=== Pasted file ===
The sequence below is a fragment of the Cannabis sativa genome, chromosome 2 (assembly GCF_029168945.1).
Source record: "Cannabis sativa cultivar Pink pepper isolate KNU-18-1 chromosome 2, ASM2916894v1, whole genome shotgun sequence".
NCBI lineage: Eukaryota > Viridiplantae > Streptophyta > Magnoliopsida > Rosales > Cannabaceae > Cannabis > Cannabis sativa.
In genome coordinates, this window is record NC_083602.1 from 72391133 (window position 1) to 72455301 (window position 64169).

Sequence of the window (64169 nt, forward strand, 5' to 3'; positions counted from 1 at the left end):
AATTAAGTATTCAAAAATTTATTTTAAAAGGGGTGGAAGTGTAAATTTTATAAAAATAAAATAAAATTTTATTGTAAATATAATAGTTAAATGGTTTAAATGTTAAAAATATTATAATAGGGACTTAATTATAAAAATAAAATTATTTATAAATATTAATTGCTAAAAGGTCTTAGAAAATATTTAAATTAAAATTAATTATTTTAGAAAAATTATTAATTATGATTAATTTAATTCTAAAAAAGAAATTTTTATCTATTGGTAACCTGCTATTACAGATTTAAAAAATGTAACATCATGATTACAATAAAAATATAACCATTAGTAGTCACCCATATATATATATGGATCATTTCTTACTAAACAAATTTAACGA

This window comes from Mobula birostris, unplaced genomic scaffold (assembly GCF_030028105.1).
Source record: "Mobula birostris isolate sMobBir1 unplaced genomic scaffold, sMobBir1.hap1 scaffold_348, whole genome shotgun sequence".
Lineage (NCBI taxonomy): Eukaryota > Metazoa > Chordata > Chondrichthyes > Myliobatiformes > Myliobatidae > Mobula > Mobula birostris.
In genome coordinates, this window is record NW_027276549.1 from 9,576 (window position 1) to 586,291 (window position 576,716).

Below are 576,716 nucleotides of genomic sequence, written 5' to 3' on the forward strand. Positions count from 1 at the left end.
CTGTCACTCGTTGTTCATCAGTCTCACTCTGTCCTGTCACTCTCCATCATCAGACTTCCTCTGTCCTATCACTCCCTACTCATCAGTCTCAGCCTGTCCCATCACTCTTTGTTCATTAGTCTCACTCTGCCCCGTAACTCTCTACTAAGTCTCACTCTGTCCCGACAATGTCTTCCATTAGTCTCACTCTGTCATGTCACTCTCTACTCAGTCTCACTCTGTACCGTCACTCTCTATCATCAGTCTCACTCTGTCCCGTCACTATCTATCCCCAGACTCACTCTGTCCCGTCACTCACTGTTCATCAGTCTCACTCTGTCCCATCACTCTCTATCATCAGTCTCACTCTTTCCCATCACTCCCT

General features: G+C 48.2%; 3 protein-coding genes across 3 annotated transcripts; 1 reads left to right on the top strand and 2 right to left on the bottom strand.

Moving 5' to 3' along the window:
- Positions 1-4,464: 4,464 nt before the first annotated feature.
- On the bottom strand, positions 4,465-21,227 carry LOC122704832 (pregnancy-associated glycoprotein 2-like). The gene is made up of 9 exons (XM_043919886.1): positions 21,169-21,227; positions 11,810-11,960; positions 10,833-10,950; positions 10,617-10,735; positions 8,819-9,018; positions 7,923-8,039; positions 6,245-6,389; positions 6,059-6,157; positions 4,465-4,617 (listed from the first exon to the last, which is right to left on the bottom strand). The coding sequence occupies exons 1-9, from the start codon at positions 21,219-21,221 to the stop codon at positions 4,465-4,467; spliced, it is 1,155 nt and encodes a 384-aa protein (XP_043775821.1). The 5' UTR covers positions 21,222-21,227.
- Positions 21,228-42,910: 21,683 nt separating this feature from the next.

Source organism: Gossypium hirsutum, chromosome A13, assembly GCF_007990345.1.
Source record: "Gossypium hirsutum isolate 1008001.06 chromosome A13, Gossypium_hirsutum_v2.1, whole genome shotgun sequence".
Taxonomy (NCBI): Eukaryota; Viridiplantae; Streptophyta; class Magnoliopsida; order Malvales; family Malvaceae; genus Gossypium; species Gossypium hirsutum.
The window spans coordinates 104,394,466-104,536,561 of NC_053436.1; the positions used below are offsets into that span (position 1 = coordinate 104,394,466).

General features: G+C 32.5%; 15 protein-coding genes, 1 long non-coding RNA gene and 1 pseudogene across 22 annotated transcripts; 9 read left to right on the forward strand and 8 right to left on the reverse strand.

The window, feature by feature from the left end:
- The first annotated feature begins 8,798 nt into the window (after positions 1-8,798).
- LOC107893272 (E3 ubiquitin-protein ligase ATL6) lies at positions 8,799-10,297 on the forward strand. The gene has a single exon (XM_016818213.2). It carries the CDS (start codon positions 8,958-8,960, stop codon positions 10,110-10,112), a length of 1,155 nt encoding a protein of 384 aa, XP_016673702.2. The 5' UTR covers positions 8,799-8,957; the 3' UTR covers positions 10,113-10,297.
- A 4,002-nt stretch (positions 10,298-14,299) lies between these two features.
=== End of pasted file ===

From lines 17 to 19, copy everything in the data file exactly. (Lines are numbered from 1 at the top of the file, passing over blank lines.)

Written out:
- Positions 21,228-42,910: 21,683 nt separating this feature from the next.

Source organism: Gossypium hirsutum, chromosome A13, assembly GCF_007990345.1.
Source record: "Gossypium hirsutum isolate 1008001.06 chromosome A13, Gossypium_hirsutum_v2.1, whole genome shotgun sequence".